Certification Requirements – European Union
Last update: September 8, 2014
European Union (EU) Requirements
Please see Industry Notice: 2013-03-07 – Requirements for Cold Storage Warehouses that Store Fish and Seafood Products Prior to Export to the EU.
Please note that the following information is provided to support CFIA inspectors in their activities for the certification of fish exported from Canada to the EU. Maintenance of the official text for EU legislation, and the interpretation of that legislation, is the responsibility of the European Commission. Further, member states may adopt additional country specific requirements that are not addressed by EU legislation. All exporters should confirm product requirements before commencing full scale production for export. The CFIA assumes no liability for the accuracy of this information.
The following countries are member states of the EU: Austria, Belgium, Bulgaria, Cyprus, Czech Republic, Denmark, Estonia, Finland, France (including Guyana, Martinique, Guadeloupe and Réunion), Germany, Greece, Hungary, Ireland, Italy, Latvia, Lithuania, Luxembourg, Malta, Netherlands, Poland, Portugal, Romania, Slovakia, Slovenia, Spain (including Andorra and Canary Islands), Sweden, and the United Kingdom. While Norway and Iceland are not official EU Member States, they have adopted EU requirements and fish exported to those countries are subject to the same requirements listed below. Products landed in either Norway or Iceland may proceed to EU Member States without any additional import controls.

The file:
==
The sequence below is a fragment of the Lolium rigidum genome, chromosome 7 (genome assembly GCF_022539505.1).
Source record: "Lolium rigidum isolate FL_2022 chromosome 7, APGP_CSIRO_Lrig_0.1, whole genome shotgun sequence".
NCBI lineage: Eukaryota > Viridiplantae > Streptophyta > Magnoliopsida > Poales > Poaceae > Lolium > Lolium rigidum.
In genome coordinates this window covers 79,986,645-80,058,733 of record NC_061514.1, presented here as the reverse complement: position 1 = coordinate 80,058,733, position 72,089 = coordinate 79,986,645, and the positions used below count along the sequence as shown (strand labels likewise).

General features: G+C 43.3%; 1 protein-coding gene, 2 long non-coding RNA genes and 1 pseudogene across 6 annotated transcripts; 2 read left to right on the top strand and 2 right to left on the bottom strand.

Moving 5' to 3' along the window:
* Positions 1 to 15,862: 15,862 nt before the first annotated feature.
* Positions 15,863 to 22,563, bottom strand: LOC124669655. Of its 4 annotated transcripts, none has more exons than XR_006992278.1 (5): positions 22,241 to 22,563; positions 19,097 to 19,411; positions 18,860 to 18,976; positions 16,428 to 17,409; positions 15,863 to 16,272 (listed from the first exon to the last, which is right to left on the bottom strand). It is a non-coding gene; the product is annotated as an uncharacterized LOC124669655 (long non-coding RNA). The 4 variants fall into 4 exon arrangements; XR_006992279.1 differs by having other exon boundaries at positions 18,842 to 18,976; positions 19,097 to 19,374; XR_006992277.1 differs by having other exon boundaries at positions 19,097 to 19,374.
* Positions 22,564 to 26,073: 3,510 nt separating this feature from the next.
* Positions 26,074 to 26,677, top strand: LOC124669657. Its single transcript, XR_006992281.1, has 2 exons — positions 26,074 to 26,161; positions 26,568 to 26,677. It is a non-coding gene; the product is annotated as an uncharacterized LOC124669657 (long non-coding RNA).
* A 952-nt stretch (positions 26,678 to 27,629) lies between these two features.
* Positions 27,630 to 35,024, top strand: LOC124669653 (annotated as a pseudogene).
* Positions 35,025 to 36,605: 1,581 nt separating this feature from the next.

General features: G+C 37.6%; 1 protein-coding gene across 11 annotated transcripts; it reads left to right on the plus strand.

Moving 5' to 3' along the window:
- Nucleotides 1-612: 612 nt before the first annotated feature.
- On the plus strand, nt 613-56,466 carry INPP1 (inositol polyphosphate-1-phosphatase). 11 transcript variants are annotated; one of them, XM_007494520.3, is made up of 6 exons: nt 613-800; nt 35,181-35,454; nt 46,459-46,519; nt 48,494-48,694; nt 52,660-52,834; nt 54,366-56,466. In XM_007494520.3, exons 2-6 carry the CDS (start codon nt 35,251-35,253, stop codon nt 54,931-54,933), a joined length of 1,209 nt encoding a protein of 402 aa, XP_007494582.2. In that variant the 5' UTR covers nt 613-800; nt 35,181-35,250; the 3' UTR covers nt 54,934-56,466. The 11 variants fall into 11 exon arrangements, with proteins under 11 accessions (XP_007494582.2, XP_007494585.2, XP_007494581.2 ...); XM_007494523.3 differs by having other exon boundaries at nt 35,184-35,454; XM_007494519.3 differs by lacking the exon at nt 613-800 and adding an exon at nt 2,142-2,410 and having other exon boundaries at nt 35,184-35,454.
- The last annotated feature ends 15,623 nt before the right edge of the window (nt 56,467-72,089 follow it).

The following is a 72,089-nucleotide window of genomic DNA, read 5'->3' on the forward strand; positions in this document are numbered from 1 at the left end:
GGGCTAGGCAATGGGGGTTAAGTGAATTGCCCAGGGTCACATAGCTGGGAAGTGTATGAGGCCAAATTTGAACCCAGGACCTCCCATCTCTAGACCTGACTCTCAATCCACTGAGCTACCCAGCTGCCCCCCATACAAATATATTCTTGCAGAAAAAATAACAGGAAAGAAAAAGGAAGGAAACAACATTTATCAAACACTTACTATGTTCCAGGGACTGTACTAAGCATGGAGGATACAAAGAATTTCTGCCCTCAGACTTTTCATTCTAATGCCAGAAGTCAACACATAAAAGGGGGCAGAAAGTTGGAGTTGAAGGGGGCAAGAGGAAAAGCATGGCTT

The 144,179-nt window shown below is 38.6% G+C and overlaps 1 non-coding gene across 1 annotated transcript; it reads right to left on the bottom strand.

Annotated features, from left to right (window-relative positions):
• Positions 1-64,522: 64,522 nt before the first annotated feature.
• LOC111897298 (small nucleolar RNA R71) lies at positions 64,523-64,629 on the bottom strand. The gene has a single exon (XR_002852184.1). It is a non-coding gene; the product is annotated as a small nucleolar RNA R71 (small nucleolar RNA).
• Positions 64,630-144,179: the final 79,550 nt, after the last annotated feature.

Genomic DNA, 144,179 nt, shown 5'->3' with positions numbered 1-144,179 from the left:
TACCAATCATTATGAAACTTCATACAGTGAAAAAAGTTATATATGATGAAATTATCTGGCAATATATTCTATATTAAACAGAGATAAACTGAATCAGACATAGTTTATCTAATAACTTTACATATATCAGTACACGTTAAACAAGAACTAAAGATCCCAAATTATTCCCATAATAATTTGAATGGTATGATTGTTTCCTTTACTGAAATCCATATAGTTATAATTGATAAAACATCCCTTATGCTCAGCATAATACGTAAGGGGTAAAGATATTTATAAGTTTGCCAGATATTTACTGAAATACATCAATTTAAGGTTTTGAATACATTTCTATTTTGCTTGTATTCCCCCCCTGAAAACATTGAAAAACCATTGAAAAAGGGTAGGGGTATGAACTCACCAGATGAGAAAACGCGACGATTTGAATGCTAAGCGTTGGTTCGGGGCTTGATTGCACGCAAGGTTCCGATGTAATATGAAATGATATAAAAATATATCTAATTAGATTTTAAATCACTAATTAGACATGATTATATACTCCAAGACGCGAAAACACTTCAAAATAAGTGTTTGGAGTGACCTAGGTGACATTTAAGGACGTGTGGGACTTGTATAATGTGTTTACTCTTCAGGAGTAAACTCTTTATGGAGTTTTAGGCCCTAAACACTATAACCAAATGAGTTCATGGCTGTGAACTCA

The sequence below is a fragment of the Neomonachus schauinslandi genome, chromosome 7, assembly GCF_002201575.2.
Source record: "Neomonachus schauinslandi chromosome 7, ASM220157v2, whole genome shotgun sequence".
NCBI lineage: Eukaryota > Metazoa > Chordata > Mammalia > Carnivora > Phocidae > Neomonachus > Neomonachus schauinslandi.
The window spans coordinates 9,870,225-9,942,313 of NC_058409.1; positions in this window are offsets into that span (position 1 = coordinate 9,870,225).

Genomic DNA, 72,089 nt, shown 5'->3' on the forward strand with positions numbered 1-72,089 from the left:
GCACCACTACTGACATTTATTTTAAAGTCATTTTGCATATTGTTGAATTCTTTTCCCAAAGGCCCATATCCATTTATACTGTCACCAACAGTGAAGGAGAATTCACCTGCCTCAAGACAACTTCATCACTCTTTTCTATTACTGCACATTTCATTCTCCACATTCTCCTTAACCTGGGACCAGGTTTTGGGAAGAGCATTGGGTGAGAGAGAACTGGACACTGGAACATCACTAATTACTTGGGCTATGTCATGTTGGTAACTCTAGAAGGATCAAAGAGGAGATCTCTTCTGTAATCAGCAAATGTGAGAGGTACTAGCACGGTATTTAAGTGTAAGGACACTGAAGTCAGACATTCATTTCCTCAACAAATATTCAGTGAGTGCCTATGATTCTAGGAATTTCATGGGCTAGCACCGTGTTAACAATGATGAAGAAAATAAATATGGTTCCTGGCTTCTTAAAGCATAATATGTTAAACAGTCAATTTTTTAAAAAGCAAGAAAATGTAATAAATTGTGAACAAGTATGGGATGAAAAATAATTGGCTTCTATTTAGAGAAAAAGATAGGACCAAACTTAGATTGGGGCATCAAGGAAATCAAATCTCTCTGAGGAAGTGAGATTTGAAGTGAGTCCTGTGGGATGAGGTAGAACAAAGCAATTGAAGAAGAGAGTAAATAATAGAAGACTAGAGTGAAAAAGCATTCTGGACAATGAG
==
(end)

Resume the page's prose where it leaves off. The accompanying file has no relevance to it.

European Union Legislation
- Regulation EC No. 178/2002 of the European Parliament and of the Council of 28 January 2002 laying down the general principles and requirements of food law, establishing the European Food Safety Authority and laying down procedures in matters of food safety
- Regulation EC No. 852/2004 of the European Parliament and of the Council of 29 April 2004 on the hygiene of foodstuffs
- Regulation EC No. 853/2004 of the European Parliament and of the Council of 29 April 2004 laying down specific hygiene rules for food of animal origin
- Regulation EC No. 854/2004 of the European Parliament and of the Council of 29 April 2004 laying down specific rules for the organisation of official controls on products of animal origin intended for human consumption
- Regulation EC No. 2073/2005 of 15 November 2005 on microbiological criteria for foodstuffs
- Regulation EC No. 1881/2006 setting maximum levels for certain contaminants in foodstuffs
- Regulation EC No. 1664/2006 of 6 November 2006 amending Regulation EC No. 2074/2005 as regards implementing measures for certain products of animal origin intended for human consumption and repealing certain implementing measures
1. Labelling Requirements
1.1 Labelling and Packaging Requirements for Live Bivalve Molluscs
All parcels in a consignment of live bivalve molluscs must be labelled so that the original dispatch centre may be identified at all times during transport and distribution until retail sale. The following information must be displayed in a permanent and legible manner:
- the country of dispatch,
- the species of bivalve mollusc (common name and scientific name),